Store manager

Store manager who helped feed the homeless sues his employer for dismissal

In exchange for the food, the recipients performed certain jobs for him, including clearing the aisle of needles, feces and tidying up the area, according to the lawsuit.

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A Vancouver grocery store manager says he was fired following allegations he stole $600 worth of merchandise from a store when, in fact, he had just helped feed homeless people.

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Justin Grant says that before his dismissal in October, he had been employed for almost four years as manager of the Your Independent Grocer franchise on Davie Street and enjoyed considerable success on the job.

In a lawsuit in the Supreme Court of British Columbia, he claims that, with the knowledge of his employer, he gave worthless goods such as expired but edible food to homeless people who lived in an alley behind the store.

In exchange for the food, the recipients performed certain jobs for him, including clearing the aisle of needles, feces and tidying up the area, according to the lawsuit.

Grant also says he donated dog food to the local SPCA and gave one of the homeless a cake on his birthday, which he considered charitable practices.

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But Grant claims he was called to a meeting where he was not told in advance what was to be discussed, accused of theft and fired.

“It was absolutely devastating to me,” Grant told Postmedia. “I had spent the last four years fixing that store, helping to improve the perception of the community, that sort of thing.”

Grant, whose wife was pregnant with their first child, said the company’s move had left him feeling “disgusted” as their core value is caring for their co-workers, the environment and from the community.

“It’s the first thing they say. And at the end of the day, that’s all I was trying to do was make sure the community was taken care of in a way that represented the company very well.

“With this firing and my name now associated with theft, it’s going to be a bit of a challenge for me when I go to this job interview and they Google my name.”

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Several days after his dismissal, Grant says he was contacted by Vancouver police about the theft allegations. He says he told the officer everything that had happened and all the cases of distributing food to the homeless.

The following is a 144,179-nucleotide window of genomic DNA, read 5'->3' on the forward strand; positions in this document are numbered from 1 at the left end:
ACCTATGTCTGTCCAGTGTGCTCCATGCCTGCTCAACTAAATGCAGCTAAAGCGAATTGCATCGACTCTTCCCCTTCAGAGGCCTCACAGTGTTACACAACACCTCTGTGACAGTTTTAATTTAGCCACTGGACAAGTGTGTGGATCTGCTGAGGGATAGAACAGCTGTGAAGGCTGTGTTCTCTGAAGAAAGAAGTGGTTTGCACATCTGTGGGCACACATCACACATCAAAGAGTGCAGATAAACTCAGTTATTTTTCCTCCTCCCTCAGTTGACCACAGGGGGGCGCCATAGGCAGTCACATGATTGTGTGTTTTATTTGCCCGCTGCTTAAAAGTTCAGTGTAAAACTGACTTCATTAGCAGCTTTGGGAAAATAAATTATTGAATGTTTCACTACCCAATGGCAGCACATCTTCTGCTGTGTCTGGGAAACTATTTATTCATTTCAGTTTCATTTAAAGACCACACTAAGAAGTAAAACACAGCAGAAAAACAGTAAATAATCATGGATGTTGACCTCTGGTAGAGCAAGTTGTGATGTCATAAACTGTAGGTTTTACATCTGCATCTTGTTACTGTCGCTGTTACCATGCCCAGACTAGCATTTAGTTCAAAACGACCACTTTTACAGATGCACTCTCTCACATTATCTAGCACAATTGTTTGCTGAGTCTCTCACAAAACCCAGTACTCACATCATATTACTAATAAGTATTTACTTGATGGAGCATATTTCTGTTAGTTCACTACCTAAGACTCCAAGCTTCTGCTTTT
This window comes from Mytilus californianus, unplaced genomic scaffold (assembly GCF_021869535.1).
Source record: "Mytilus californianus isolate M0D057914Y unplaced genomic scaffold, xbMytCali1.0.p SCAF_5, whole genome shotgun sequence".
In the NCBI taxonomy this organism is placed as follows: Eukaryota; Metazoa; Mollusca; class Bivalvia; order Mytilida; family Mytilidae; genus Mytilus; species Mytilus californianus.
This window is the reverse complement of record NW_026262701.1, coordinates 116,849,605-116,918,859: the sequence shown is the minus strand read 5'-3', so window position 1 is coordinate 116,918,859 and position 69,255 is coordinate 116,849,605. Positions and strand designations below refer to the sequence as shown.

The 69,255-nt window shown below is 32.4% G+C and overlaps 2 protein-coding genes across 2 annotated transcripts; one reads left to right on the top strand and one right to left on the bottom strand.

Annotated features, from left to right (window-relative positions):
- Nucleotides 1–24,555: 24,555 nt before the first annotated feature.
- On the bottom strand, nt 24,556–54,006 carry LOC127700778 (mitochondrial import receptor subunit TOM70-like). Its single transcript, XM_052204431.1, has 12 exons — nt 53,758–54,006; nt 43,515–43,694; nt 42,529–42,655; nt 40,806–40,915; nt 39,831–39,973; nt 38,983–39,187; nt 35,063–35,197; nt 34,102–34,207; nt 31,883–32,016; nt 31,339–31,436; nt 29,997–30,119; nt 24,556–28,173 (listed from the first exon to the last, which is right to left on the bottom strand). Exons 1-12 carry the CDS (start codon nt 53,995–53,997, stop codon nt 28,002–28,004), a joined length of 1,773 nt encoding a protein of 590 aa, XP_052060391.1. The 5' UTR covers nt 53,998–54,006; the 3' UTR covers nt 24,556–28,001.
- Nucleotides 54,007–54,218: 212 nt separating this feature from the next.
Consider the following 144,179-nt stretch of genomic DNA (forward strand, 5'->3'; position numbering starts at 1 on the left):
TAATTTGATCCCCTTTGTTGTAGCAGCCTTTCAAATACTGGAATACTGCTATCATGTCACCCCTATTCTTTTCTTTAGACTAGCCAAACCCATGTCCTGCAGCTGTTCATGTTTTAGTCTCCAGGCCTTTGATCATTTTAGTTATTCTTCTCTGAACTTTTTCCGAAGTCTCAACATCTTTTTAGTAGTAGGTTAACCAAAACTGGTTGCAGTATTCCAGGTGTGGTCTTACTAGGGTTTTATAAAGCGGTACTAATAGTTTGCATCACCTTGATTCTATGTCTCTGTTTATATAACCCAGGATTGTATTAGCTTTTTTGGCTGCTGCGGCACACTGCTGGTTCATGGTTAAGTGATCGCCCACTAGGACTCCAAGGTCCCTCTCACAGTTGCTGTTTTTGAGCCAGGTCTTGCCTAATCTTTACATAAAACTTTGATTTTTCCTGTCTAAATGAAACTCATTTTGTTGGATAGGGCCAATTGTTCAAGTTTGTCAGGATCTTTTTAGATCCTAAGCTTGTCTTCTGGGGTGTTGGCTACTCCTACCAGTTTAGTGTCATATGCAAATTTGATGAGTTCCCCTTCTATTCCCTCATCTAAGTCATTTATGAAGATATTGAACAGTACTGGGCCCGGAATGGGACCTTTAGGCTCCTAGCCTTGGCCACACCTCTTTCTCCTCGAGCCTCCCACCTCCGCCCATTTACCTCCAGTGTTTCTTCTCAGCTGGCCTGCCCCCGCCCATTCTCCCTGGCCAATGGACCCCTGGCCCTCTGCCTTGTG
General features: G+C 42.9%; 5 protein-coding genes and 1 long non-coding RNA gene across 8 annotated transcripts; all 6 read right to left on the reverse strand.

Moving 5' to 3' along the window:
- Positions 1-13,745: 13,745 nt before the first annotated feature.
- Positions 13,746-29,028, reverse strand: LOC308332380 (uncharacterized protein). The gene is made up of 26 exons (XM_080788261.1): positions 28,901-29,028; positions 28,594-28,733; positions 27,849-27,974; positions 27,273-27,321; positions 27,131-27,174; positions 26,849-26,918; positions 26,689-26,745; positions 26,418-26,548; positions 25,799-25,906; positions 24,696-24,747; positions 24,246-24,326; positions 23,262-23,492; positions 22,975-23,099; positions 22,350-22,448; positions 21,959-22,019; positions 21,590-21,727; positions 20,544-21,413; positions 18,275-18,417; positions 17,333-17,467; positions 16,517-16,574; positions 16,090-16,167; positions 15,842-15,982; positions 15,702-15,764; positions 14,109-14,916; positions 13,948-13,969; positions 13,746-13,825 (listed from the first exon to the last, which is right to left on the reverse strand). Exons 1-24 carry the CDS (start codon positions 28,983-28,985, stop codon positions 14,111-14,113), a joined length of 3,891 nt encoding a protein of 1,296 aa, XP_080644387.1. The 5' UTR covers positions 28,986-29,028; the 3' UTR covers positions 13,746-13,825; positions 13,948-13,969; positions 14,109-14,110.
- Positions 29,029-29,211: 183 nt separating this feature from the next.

“And he basically said, ‘Justin, you were doing this out of the goodness of your heart. I would find it very hard to believe that the Crown would find a reason to pursue this.

Justin Grant
Justin Grant Photo by Mike Bell /PNG

Grant said the officer called him later to tell him the police were not recommending charges. Vancouver police confirmed Thursday that the investigation ended with no charges recommended.

Grant seeks damages equivalent to six months notice as well as aggravated, punitive and special damages.

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Grant’s attorney, Jenson Leung, said the lawsuit has been served on the defendants, but no response has yet been filed.

The lawsuit names the store and parent company, Loblaw Companies Ltd., as defendants. The store referred inquiries to Loblaw.

In an emailed statement, Loblaw said it was unable to comment on the allegations because the matter involved a franchise owner’s business.

“What we can say more generally is that we strive to support the communities in which we operate, including working with food banks and food relief charities locally and nationally to help reduce the amount of food going to landfills. and to provide those facing food insecurity with healthy alternatives,” the statement read.

“We understand that the franchise owner of Davie St. Your Independent Grocer is partnering with their local food bank and food recovery agency to support members of their community.”

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